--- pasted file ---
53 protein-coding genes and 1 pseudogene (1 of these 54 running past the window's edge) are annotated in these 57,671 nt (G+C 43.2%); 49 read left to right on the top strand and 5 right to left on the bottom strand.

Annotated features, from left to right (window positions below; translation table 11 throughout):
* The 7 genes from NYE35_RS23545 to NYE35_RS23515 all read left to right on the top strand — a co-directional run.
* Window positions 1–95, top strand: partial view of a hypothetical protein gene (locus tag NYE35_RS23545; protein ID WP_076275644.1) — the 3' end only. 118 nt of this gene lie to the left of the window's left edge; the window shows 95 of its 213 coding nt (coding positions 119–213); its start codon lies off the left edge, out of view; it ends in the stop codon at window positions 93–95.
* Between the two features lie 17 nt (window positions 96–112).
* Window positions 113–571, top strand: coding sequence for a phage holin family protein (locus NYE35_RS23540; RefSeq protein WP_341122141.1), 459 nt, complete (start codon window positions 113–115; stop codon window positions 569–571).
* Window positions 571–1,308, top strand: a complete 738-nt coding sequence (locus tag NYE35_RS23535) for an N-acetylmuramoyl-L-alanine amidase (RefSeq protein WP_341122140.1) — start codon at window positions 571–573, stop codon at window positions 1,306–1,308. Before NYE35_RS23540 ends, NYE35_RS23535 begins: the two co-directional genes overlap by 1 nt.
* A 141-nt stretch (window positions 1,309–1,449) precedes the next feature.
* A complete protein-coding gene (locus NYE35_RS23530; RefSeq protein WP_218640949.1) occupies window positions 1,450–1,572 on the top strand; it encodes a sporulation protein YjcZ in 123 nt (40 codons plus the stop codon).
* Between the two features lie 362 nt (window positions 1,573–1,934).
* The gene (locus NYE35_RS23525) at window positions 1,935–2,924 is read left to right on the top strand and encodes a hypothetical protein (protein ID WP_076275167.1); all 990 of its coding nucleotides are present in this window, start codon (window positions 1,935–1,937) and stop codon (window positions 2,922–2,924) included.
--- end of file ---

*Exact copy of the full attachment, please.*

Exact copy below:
53 protein-coding genes and 1 pseudogene (1 of these 54 running past the window's edge) are annotated in these 57,671 nt (G+C 43.2%); 49 read left to right on the top strand and 5 right to left on the bottom strand.

Annotated features, from left to right (window positions below; translation table 11 throughout):
* The 7 genes from NYE35_RS23545 to NYE35_RS23515 all read left to right on the top strand — a co-directional run.
* Window positions 1–95, top strand: partial view of a hypothetical protein gene (locus tag NYE35_RS23545; protein ID WP_076275644.1) — the 3' end only. 118 nt of this gene lie to the left of the window's left edge; the window shows 95 of its 213 coding nt (coding positions 119–213); its start codon lies off the left edge, out of view; it ends in the stop codon at window positions 93–95.
* Between the two features lie 17 nt (window positions 96–112).
* Window positions 113–571, top strand: coding sequence for a phage holin family protein (locus NYE35_RS23540; RefSeq protein WP_341122141.1), 459 nt, complete (start codon window positions 113–115; stop codon window positions 569–571).
* Window positions 571–1,308, top strand: a complete 738-nt coding sequence (locus tag NYE35_RS23535) for an N-acetylmuramoyl-L-alanine amidase (RefSeq protein WP_341122140.1) — start codon at window positions 571–573, stop codon at window positions 1,306–1,308. Before NYE35_RS23540 ends, NYE35_RS23535 begins: the two co-directional genes overlap by 1 nt.
* A 141-nt stretch (window positions 1,309–1,449) precedes the next feature.
* A complete protein-coding gene (locus NYE35_RS23530; RefSeq protein WP_218640949.1) occupies window positions 1,450–1,572 on the top strand; it encodes a sporulation protein YjcZ in 123 nt (40 codons plus the stop codon).
* Between the two features lie 362 nt (window positions 1,573–1,934).
* The gene (locus NYE35_RS23525) at window positions 1,935–2,924 is read left to right on the top strand and encodes a hypothetical protein (protein ID WP_076275167.1); all 990 of its coding nucleotides are present in this window, start codon (window positions 1,935–1,937) and stop codon (window positions 2,922–2,924) included.